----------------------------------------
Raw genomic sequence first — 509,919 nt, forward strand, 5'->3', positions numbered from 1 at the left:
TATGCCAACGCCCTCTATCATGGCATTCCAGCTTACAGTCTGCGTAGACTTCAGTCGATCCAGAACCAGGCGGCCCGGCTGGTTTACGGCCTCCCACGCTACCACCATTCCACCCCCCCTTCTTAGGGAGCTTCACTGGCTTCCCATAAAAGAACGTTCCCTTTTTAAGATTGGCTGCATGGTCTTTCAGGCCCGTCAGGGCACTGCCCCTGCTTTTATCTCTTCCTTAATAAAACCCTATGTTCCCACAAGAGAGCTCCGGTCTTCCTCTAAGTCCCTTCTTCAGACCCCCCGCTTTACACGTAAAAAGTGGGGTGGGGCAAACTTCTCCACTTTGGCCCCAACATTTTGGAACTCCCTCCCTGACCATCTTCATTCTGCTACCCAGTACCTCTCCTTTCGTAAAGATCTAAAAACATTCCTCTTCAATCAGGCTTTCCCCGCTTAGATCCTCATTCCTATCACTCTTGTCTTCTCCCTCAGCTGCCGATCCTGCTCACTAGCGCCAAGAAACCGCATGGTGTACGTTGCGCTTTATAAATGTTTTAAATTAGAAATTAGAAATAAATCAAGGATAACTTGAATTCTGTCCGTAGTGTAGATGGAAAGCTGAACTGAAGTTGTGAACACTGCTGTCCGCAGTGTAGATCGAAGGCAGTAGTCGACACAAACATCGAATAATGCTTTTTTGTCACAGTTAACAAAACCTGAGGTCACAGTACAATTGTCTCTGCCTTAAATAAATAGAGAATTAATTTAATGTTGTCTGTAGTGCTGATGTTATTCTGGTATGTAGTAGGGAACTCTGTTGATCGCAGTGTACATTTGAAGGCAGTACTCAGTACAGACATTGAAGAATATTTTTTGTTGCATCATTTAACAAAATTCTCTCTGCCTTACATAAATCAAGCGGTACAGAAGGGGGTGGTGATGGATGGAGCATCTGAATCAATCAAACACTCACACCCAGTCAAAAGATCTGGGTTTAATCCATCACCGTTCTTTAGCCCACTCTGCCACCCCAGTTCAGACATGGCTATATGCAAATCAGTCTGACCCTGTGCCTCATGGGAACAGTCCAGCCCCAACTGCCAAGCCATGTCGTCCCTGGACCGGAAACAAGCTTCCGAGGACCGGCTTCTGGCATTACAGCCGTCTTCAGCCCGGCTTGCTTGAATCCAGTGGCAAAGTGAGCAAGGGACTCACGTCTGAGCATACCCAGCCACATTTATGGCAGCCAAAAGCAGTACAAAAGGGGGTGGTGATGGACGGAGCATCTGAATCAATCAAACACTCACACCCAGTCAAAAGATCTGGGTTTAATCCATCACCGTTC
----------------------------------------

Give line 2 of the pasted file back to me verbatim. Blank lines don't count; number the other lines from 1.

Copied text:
TATGCCAACGCCCTCTATCATGGCATTCCAGCTTACAGTCTGCGTAGACTTCAGTCGATCCAGAACCAGGCGGCCCGGCTGGTTTACGGCCTCCCACGCTACCACCATTCCACCCCCCCTTCTTAGGGAGCTTCACTGGCTTCCCATAAAAGAACGTTCCCTTTTTAAGATTGGCTGCATGGTCTTTCAGGCCCGTCAGGGCACTGCCCCTGCTTTTATCTCTTCCTTAATAAAACCCTATGTTCCCACAAGAGAGCTCCGGTCTTCCTCTAAGTCCCTTCTTCAGACCCCCCGCTTTACACGTAAAAAGTGGGGTGGGGCAAACTTCTCCACTTTGGCCCCAACATTTTGGAACTCCCTCCCTGACCATCTTCATTCTGCTACCCAGTACCTCTCCTTTCGTAAAGATCTAAAAACATTCCTCTTCAATCAGGCTTTCCCCGCTTAGATCCTCATTCCTATCACTCTTGTCTTCTCCCTCAGCTGCCGATCCTGCTCACTAGCGCCAAGAAACCGCATGGTGTACGTTGCGCTTTATAAATGTTTTAAATTAGAAATTAGAAATAAATCAAGGATAACTTGAATTCTGTCCGTAGTGTAGATGGAAAGCTGAACTGAAGTTGTGAACACTGCTGTCCGCAGTGTAGATCGAAGGCAGTAGTCGACACAAACATCGAATAATGCTTTTTTGTCACAGTTAACAAAACCTGAGGTCACAGTACAATTGTCTCTGCCTTAAATAAATAGAGAATTAATTTAATGTTGTCTGTAGTGCTGATGTTATTCTGGTATGTAGTAGGGAACTCTGTTGATCGCAGTGTACATTTGAAGGCAGTACTCAGTACAGACATTGAAGAATATTTTTTGTTGCATCATTTAACAAAATTCTCTCTGCCTTACATAAATCAAGCGGTACAGAAGGGGGTGGTGATGGATGGAGCATCTGAATCAATCAAACACTCACACCCAGTCAAAAGATCTGGGTTTAATCCATCACCGTTCTTTAGCCCACTCTGCCACCCCAGTTCAGACATGGCTATATGCAAATCAGTCTGACCCTGTGCCTCATGGGAACAGTCCAGCCCCAACTGCCAAGCCATGTCGTCCCTGGACCGGAAACAAGCTTCCGAGGACCGGCTTCTGGCATTACAGCCGTCTTCAGCCCGGCTTGCTTGAATCCAGTGGCAAAGTGAGCAAGGGACTCACGTCTGAGCATACCCAGCCACATTTATGGCAGCCAAAAGCAGTACAAAAGGGGGTGGTGATGGACGGAGCATCTGAATCAATCAAACACTCACACCCAGTCAAAAGATCTGGGTTTAATCCATCACCGTTC